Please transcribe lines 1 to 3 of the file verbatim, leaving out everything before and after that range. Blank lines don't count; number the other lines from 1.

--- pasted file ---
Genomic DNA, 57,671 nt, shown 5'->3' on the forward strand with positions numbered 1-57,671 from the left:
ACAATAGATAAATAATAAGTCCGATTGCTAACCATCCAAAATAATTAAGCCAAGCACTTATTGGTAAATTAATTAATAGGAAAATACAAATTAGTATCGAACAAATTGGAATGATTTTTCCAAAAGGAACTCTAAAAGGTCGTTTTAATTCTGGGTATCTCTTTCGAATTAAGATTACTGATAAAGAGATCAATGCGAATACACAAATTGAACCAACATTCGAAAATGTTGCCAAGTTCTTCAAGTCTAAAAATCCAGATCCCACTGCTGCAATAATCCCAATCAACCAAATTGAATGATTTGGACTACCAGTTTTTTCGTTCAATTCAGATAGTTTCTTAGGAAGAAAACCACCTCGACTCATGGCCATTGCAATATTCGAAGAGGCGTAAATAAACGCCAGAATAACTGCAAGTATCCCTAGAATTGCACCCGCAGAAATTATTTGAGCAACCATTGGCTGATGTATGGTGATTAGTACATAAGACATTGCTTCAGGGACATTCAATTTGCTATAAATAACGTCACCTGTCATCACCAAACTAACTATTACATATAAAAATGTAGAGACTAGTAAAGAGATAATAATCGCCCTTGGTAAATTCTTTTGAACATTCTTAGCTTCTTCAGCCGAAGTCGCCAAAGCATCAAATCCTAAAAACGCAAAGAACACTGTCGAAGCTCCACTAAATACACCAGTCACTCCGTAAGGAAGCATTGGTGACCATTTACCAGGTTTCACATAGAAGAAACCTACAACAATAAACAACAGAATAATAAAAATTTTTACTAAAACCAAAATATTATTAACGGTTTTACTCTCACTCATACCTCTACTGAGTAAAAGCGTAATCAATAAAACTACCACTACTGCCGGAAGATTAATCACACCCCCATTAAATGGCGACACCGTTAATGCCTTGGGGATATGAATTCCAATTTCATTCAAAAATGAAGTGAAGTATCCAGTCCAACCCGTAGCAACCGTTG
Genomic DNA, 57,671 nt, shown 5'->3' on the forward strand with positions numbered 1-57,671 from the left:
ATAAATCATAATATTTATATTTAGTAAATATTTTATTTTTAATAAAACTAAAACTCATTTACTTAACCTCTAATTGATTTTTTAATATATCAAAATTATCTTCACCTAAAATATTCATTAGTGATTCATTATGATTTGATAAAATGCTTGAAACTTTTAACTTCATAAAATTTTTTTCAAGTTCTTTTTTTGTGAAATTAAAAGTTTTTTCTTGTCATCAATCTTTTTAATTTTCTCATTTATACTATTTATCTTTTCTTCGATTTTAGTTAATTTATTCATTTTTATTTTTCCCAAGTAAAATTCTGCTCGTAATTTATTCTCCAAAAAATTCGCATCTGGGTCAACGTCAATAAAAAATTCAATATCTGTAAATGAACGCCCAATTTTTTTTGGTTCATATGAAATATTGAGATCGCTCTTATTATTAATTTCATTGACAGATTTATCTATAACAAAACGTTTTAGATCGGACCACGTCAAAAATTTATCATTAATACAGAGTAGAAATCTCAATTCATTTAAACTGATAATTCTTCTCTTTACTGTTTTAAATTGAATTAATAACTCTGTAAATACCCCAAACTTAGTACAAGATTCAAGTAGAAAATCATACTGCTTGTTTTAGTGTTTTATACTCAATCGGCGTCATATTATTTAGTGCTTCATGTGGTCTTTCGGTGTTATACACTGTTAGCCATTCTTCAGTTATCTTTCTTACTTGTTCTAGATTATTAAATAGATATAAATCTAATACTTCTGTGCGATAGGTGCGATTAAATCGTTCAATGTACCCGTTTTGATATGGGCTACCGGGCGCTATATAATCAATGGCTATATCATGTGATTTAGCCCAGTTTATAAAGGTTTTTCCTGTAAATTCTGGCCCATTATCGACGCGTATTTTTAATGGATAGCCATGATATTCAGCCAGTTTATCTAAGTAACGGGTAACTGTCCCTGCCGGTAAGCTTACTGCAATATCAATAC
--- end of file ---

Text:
Genomic DNA, 57,671 nt, shown 5'->3' on the forward strand with positions numbered 1-57,671 from the left:
ACAATAGATAAATAATAAGTCCGATTGCTAACCATCCAAAATAATTAAGCCAAGCACTTATTGGTAAATTAATTAATAGGAAAATACAAATTAGTATCGAACAAATTGGAATGATTTTTCCAAAAGGAACTCTAAAAGGTCGTTTTAATTCTGGGTATCTCTTTCGAATTAAGATTACTGATAAAGAGATCAATGCGAATACACAAATTGAACCAACATTCGAAAATGTTGCCAAGTTCTTCAAGTCTAAAAATCCAGATCCCACTGCTGCAATAATCCCAATCAACCAAATTGAATGATTTGGACTACCAGTTTTTTCGTTCAATTCAGATAGTTTCTTAGGAAGAAAACCACCTCGACTCATGGCCATTGCAATATTCGAAGAGGCGTAAATAAACGCCAGAATAACTGCAAGTATCCCTAGAATTGCACCCGCAGAAATTATTTGAGCAACCATTGGCTGATGTATGGTGATTAGTACATAAGACATTGCTTCAGGGACATTCAATTTGCTATAAATAACGTCACCTGTCATCACCAAACTAACTATTACATATAAAAATGTAGAGACTAGTAAAGAGATAATAATCGCCCTTGGTAAATTCTTTTGAACATTCTTAGCTTCTTCAGCCGAAGTCGCCAAAGCATCAAATCCTAAAAACGCAAAGAACACTGTCGAAGCTCCACTAAATACACCAGTCACTCCGTAAGGAAGCATTGGTGACCATTTACCAGGTTTCACATAGAAGAAACCTACAACAATAAACAACAGAATAATAAAAATTTTTACTAAAACCAAAATATTATTAACGGTTTTACTCTCACTCATACCTCTACTGAGTAAAAGCGTAATCAATAAAACTACCACTACTGCCGGAAGATTAATCACACCCCCATTAAATGGCGACACCGTTAATGCCTTGGGGATATGAATTCCAATTTCATTCAAAAATGAAGTGAAGTATCCAGTCCAACCCGTAGCAACCGTTG
Genomic DNA, 57,671 nt, shown 5'->3' on the forward strand with positions numbered 1-57,671 from the left: